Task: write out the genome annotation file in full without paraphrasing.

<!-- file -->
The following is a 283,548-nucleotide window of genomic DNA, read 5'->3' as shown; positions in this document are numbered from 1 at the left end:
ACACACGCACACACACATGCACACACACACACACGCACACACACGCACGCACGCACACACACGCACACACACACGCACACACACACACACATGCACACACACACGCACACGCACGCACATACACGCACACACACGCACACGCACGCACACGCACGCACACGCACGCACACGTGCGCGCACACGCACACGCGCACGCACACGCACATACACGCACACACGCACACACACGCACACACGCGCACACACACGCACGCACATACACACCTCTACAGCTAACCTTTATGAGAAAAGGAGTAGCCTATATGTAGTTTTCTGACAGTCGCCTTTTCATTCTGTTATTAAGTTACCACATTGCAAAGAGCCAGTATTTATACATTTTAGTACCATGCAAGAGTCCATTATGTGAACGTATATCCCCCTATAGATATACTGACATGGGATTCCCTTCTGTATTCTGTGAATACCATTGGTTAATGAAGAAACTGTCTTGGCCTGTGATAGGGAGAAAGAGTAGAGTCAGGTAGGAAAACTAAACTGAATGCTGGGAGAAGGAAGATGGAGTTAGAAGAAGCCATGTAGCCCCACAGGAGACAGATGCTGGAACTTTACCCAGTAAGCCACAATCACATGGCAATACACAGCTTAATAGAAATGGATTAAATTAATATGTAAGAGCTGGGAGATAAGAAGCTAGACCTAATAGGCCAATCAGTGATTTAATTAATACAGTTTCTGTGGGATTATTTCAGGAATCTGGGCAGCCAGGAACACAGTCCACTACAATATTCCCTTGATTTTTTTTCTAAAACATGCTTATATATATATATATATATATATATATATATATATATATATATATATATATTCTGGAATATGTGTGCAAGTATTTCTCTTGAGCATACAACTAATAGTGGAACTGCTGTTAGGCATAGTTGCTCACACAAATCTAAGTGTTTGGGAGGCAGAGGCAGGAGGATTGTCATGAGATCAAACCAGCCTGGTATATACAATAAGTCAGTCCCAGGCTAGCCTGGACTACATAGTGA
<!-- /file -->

The following is a 283,548-nucleotide window of genomic DNA, read 5'->3' as shown; positions in this document are numbered from 1 at the left end:
ACACACGCACACACACATGCACACACACACACACGCACACACACGCACGCACGCACACACACGCACACACACACGCACACACACACACACATGCACACACACACGCACACGCACGCACATACACGCACACACACGCACACGCACGCACACGCACGCACACGCACGCACACGTGCGCGCACACGCACACGCGCACGCACACGCACATACACGCACACACGCACACACACGCACACACGCGCACACACACGCACGCACATACACACCTCTACAGCTAACCTTTATGAGAAAAGGAGTAGCCTATATGTAGTTTTCTGACAGTCGCCTTTTCATTCTGTTATTAAGTTACCACATTGCAAAGAGCCAGTATTTATACATTTTAGTACCATGCAAGAGTCCATTATGTGAACGTATATCCCCCTATAGATATACTGACATGGGATTCCCTTCTGTATTCTGTGAATACCATTGGTTAATGAAGAAACTGTCTTGGCCTGTGATAGGGAGAAAGAGTAGAGTCAGGTAGGAAAACTAAACTGAATGCTGGGAGAAGGAAGATGGAGTTAGAAGAAGCCATGTAGCCCCACAGGAGACAGATGCTGGAACTTTACCCAGTAAGCCACAATCACATGGCAATACACAGCTTAATAGAAATGGATTAAATTAATATGTAAGAGCTGGGAGATAAGAAGCTAGACCTAATAGGCCAATCAGTGATTTAATTAATACAGTTTCTGTGGGATTATTTCAGGAATCTGGGCAGCCAGGAACACAGTCCACTACAATATTCCCTTGATTTTTTTTCTAAAACATGCTTATATATATATATATATATATATATATATATATATATATATATATATATATTCTGGAATATGTGTGCAAGTATTTCTCTTGAGCATACAACTAATAGTGGAACTGCTGTTAGGCATAGTTGCTCACACAAATCTAAGTGTTTGGGAGGCAGAGGCAGGAGGATTGTCATGAGATCAAACCAGCCTGGTATATACAATAAGTCAGTCCCAGGCTAGCCTGGACTACATAGTGA